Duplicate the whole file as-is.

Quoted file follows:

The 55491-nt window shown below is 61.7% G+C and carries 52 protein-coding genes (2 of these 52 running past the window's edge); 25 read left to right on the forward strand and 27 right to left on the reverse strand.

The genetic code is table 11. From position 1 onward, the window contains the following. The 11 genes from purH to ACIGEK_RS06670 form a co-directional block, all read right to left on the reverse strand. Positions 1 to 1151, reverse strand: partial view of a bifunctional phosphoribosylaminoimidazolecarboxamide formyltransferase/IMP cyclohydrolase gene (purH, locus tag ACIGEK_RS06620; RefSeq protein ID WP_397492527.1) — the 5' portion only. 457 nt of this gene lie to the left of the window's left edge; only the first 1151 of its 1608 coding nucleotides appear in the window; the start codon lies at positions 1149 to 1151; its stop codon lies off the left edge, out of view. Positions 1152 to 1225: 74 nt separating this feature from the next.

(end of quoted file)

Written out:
The 55491-nt window shown below is 61.7% G+C and carries 52 protein-coding genes (2 of these 52 running past the window's edge); 25 read left to right on the forward strand and 27 right to left on the reverse strand.

The genetic code is table 11. From position 1 onward, the window contains the following. The 11 genes from purH to ACIGEK_RS06670 form a co-directional block, all read right to left on the reverse strand. Positions 1 to 1151, reverse strand: partial view of a bifunctional phosphoribosylaminoimidazolecarboxamide formyltransferase/IMP cyclohydrolase gene (purH, locus tag ACIGEK_RS06620; RefSeq protein ID WP_397492527.1) — the 5' portion only. 457 nt of this gene lie to the left of the window's left edge; only the first 1151 of its 1608 coding nucleotides appear in the window; the start codon lies at positions 1149 to 1151; its stop codon lies off the left edge, out of view. Positions 1152 to 1225: 74 nt separating this feature from the next.